/// <summary>
        /// Constructor
        /// </summary>
        /// <param name="config"></param>
        public HeaderVersionControllerSelector(HttpConfiguration config)
        {
            //set member variable
            _config = config;

            //manually inflate controller dictionary
            HttpControllerDescriptor d1 = new HttpControllerDescriptor(_config, "AccountsControllerV1", typeof(AccountsControllerV1));
            HttpControllerDescriptor d2 = new HttpControllerDescriptor(_config, "AccountsControllerV2", typeof(AccountsControllerV2));
            HttpControllerDescriptor d3 = new HttpControllerDescriptor(_config, "InvoicesControllerV1", typeof(InvoicesControllerV1));
            _controllers.Add("AccountsControllerV1", d1);
            _controllers.Add("AccountsControllerV2", d2);
            _controllers.Add("InvoicesControllerV1", d3);
        }

        /// <summary>
        /// Implement required operation and return list of controllers
        /// </summary>
        /// <returns></returns>
        public IDictionary<string, HttpControllerDescriptor> GetControllerMapping()
        {
            return _controllers;
        }

        /// <summary>
        /// Implement required operation that returns controller based on version, URL path
        /// </summary>
        /// <param name="request"></param>
        /// <returns></returns>
        public HttpControllerDescriptor SelectController(System.Net.Http.HttpRequestMessage request)
        {
            //yank out version value from HTTP header
            IEnumerable<string> values;
            int? apiVersion = null;
            if (request.Headers.TryGetValues("X-Api-Version", out values))
            {
                foreach (string value in values)
                {
                    int version;
                    if (Int32.TryParse(value, out version))
                    {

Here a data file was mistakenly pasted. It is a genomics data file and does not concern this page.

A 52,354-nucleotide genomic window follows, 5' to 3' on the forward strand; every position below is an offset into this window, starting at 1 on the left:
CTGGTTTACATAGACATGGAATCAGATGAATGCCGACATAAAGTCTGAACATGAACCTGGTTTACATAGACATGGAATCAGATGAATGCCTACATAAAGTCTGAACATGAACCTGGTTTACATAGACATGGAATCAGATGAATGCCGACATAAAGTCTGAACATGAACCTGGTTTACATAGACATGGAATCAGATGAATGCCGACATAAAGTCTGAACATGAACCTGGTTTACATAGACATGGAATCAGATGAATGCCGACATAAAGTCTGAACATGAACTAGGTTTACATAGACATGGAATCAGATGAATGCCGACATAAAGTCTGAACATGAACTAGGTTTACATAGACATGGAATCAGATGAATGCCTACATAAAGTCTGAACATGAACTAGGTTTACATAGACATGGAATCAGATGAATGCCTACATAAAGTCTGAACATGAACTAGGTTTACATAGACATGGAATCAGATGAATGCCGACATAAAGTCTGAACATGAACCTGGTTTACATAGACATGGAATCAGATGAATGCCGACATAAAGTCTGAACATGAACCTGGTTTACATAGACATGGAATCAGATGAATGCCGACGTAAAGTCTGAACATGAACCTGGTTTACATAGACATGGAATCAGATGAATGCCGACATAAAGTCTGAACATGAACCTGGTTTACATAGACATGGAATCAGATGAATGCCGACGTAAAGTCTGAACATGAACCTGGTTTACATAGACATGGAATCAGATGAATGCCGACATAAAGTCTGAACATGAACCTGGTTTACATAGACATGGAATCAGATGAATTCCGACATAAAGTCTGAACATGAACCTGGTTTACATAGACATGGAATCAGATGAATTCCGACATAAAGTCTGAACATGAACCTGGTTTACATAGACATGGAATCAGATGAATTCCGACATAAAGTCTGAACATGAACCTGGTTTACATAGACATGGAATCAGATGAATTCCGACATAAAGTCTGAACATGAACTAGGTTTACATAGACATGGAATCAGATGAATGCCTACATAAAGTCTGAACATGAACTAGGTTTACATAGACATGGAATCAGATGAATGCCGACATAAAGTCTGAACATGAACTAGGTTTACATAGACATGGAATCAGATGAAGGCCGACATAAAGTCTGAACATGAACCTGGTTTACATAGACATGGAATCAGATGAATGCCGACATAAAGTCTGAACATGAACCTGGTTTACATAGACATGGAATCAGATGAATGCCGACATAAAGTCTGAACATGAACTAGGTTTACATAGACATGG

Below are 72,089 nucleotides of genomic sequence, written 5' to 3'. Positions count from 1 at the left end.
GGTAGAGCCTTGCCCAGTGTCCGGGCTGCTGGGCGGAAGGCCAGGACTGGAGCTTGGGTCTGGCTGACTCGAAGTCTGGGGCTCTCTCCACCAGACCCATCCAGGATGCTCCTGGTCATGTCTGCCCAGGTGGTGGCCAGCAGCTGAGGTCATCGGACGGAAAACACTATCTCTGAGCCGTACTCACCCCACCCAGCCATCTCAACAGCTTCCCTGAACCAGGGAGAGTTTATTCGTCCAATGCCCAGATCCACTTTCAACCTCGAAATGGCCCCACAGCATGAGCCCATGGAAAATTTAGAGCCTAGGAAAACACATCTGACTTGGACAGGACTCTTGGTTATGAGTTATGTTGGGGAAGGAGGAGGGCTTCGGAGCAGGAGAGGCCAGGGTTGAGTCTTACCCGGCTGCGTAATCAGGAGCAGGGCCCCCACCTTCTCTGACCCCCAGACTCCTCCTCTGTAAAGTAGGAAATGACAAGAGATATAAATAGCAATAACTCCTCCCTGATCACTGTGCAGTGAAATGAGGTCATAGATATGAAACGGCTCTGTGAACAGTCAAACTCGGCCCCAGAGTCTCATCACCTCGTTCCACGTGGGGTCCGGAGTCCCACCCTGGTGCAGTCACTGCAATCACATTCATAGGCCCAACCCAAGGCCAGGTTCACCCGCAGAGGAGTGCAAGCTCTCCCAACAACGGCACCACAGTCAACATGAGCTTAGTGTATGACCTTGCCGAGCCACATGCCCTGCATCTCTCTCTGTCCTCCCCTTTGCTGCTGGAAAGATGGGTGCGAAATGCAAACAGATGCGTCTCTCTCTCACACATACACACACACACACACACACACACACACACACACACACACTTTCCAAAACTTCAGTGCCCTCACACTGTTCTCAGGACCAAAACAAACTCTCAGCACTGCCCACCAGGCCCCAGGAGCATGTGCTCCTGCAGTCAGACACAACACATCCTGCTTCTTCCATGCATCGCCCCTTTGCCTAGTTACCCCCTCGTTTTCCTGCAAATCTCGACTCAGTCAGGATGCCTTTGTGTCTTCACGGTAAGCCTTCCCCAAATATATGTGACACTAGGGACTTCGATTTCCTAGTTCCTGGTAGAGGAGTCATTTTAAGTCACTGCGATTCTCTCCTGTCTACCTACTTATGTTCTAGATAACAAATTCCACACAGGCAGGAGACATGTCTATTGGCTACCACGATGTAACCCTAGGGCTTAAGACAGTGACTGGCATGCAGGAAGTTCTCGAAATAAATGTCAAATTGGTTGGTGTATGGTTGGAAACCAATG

apiVersion = version;
                        break;
                    }
                }
            }

            //get the name of the route used to identify the controller
            string controllerRouteName = this.GetControllerNameFromRequest(request);

            //build up controller name from route and version #
            string controllerName = controllerRouteName + "ControllerV" + apiVersion;

            //yank controller type out of dictionary
            HttpControllerDescriptor controllerDescriptor;
            if (this._controllers.TryGetValue(controllerName, out controllerDescriptor))
            {
                return controllerDescriptor;
            }
            else
            {
                return null;
            }
        }

        /// <summary>
        /// Helper method that pulls the name of the controller from the route
        /// </summary>
        /// <param name="request"></param>
        /// <returns></returns>
        private string GetControllerNameFromRequest(HttpRequestMessage request)
        {
            IHttpRouteData routeData = request.GetRouteData();

            // Look up controller in route data
            object controllerName;
            routeData.Values.TryGetValue("controller", out controllerName);

            return controllerName.ToString();
        }
    }

Nearly done. All that was left was to update the global.asax.cs file to ignore the default controller handling (where it looks for the controller name from the URI and appends “Controller” to it) and replace it with our new controller selector.

public class WebApiApplication : System.Web.HttpApplication
    {
        protected void Application_Start()
        {
            AreaRegistration.RegisterAllAreas();

            WebApiConfig.Register(GlobalConfiguration.Configuration);
            FilterConfig.RegisterGlobalFilters(GlobalFilters.Filters);
            RouteConfig.RegisterRoutes(RouteTable.Routes);
            BundleConfig.RegisterBundles(BundleTable.Bundles);

            //added to support runtime controller selection
            GlobalConfiguration.Configuration.Services.Replace(typeof(IHttpControllerSelector),
                                                           new HeaderVersionControllerSelector(GlobalConfiguration.Configuration));
        }
    }

That’s it! Let’s try this bad boy out. First, I tried retrieving an individual record using the “version 1” API. Notice that I added an HTTP header entry for X-Api-Version.

2012.09.25webapi06

Did you also see how easy it is to switch content formats? Just changing the” Content-Type” HTTP header to “application/xml” resulted in an XML response without me doing anything to my service. Next, I did a GET against the same URI, but set the X-Api-Version to 2.